Be Careful What Your Livestock Graze

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Horse owners, producers of cattle, sheep, and goats, and all showmen need to avoid grazing Johnson grass, sorghum, Sudan grass, and Sorghum Sudan crosses during first frosts of the fall. When these plants are both stressed and the cell wall ruptures, two compounds mix causing a reaction which produces prussic acid or hydrocyanic acid (HCN), which is a gas. Once ingested by a ruminant animal, the HCN is released in the stomach and readily absorbed into the bloodstream. HCN does not affect oxygen from being carried by the red blood cells but it is believed to lock the doors of the cell wall at the muscle preventing the cell from getting the needed oxygen to function. This causes the animal to die from asphyxiation at the cellular level. Ruminant animals affected by prussic acid poisoning will exhibit a characteristic bright red blood just prior to and during death. Since horses are not ruminants but grazing animals, they have other symptoms for a long time before death will occur. Equine cystitis, muscle weakness, urinary tract failure, and neural degeneration can be caused by hydrocyanic acid (HCN).

Since these forages are very valuable other times of the year, we can make some observations about the plants and, with this gathered information, develop some management guide lines to utilize these forages without harming our animals. Things to remember include:

  • Any stress condition, such as drought or freeze damage, can increase HCN amounts.
  • There is more HCN in the leaves than stems. The top-most (younger) leaves contain more HCN than lower leaves.
  • HCN tends to become diluted in older plants, but top-most leaves may still contain dangerous amounts.
  • Sun-curing of hay will reduce HCN, especially if hay is crimped. HCN evaporates in a gaseous form.
  • Dryland sorghums tends to be higher in HCN potential than irrigated sorghum due to stress of the plant.
  • High nitrogen rates, regardless of phosphorus level, will increase HCN potential.
  • Imbalance of nitrogen and phosphorus in the soil increases HCN potential.
  • HCN potential in sorghum plants is genetically controlled and varies among types.

With this information let us make some logical management guidelines to allow a proactive approach when grazing prussic acid producing plants.

  • Do not turn hungry cattle onto the pasture. Feed some hay before turning in cattle late in the afternoon.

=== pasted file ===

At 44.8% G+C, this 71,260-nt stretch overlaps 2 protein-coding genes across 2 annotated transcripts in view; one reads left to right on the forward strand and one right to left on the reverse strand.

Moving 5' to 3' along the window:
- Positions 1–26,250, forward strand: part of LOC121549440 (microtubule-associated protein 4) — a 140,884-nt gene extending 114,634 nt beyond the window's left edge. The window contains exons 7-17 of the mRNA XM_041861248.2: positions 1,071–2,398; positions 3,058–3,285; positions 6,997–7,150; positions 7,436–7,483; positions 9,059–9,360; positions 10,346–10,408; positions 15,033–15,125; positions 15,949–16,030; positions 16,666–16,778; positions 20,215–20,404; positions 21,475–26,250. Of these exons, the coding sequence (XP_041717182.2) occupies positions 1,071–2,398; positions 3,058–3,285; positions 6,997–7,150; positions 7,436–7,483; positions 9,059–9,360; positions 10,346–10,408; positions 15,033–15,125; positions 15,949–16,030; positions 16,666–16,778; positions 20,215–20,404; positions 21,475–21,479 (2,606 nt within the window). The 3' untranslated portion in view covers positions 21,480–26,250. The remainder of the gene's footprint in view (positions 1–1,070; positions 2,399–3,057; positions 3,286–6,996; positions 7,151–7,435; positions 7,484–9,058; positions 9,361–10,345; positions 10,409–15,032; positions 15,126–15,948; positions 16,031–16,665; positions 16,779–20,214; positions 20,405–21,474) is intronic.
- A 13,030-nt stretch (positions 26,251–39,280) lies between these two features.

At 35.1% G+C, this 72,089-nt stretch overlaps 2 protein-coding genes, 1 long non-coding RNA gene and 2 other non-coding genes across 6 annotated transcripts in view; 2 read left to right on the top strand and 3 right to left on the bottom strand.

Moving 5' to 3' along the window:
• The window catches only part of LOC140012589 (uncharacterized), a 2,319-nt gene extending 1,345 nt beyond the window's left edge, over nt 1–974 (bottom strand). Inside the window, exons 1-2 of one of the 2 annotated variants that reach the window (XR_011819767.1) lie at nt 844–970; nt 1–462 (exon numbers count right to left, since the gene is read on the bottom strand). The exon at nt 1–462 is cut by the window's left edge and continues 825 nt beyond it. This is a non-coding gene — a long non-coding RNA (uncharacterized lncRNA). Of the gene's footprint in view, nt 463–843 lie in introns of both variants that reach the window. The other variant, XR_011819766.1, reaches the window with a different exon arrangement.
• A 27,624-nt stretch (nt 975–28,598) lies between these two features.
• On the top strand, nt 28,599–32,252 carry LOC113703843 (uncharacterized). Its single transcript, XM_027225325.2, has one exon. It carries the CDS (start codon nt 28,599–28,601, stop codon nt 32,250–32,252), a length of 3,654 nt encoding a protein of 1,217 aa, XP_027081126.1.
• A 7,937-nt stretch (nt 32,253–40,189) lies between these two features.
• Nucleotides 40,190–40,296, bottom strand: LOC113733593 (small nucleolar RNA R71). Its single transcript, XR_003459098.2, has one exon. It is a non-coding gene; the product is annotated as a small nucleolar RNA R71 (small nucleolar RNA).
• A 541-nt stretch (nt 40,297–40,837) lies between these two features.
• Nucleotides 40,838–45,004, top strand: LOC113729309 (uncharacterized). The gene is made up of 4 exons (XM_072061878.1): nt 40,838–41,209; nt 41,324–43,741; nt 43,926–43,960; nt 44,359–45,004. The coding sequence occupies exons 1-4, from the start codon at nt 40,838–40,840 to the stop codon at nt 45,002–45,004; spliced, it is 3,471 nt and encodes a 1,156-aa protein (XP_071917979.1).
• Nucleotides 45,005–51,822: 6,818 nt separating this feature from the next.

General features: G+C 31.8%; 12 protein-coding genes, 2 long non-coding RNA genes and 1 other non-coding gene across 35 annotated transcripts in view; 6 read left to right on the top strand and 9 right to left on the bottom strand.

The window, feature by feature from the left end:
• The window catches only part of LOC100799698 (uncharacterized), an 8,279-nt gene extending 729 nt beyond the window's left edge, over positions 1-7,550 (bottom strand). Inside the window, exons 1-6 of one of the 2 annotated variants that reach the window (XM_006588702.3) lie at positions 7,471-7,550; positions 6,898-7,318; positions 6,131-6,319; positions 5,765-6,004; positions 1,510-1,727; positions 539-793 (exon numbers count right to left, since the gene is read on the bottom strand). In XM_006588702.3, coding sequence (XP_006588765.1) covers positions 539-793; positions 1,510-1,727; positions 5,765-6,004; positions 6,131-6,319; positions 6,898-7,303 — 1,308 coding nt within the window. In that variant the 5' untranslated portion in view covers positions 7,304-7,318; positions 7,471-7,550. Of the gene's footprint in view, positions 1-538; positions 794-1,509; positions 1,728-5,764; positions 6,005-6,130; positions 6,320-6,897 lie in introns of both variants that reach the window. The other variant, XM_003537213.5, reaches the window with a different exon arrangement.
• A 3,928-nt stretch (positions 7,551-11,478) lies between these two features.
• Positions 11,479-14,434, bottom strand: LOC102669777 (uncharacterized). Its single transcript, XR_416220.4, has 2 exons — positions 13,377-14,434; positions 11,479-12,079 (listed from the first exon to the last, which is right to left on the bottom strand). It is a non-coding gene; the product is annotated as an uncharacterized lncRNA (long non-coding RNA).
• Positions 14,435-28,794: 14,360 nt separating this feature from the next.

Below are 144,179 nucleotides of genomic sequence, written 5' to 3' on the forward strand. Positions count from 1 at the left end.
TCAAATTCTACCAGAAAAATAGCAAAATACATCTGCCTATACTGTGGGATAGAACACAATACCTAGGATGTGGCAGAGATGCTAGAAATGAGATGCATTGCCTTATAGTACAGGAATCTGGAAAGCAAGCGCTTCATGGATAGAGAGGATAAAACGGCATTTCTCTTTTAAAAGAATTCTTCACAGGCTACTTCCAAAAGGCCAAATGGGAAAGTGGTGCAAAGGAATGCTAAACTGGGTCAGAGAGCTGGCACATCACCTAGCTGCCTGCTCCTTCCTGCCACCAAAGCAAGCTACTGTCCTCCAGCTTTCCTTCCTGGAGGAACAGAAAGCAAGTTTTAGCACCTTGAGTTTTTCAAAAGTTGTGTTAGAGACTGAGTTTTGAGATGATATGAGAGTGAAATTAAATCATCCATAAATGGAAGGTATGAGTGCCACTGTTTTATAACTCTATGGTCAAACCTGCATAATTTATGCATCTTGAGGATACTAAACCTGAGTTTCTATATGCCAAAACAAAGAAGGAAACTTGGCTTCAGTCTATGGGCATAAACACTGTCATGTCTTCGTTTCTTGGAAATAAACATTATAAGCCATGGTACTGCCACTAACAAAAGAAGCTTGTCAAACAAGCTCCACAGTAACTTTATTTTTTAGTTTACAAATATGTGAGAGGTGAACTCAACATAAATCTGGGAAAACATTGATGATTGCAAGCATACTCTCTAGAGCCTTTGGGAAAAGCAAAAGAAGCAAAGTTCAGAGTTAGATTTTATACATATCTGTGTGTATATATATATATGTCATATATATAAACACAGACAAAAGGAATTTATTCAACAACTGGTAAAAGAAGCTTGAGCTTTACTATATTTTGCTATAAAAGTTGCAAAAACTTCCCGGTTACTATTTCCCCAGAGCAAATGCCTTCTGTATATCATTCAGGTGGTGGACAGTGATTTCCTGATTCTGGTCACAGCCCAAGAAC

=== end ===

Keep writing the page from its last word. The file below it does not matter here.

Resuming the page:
• When turning cattle into a field with possible problems, ask your vet to stop by in case poisoning occurs. Try turning in only a few animals to see how they do.
  • Prevent selective grazing of lush young regrowth by using rotation grazing.
  • Allow plants to reach at least 18 to 24 inches in height before grazing is allowed.
    (This management practice permits some dilution of the HCN.)
  • Do not graze after frost until all HCN producing plants are field cured (completely dead). It is important to make sure you have had a killing frost because the sorghum plants will initiate tillering after a light frost. These shoots will have very high levels of HCN. It is recommended to not graze for 7-14 days after a killing frost.
  • If HCN is a big problem, check with your seed dealer for varieties or hybrids that have a low HCN accumulation potential.
  • Soil sampling is essential in managing for HCN. Take a soil sample from the area to be planted. Do not apply excessive nitrogen fertilizer. Keep soil phosphorus and pH at an appropriate level for producing sorghum.

Some of the information and bullet points were provided by Mr. Gary Strickland, Dr. Chris Richards, and Dr. Hailin Zhang, who work for the Cooperative Extension Service of Oklahoma. If you have questions regarding prussic acid in forage plants do not hesitate to call your local NC Cooperative Extension Livestock Agent, Glenn Detweiler, at the Extension Office 828-465-8240 or text him at 405-219-1902.

Written By

Photo of Glenn DetweilerGlenn DetweilerArea Agent, Agriculture - Livestock (828) 465-8240 (Office) Glenn_Detweiler@ncsu.eduCatawba County, North Carolina
Updated on Nov 21, 2017
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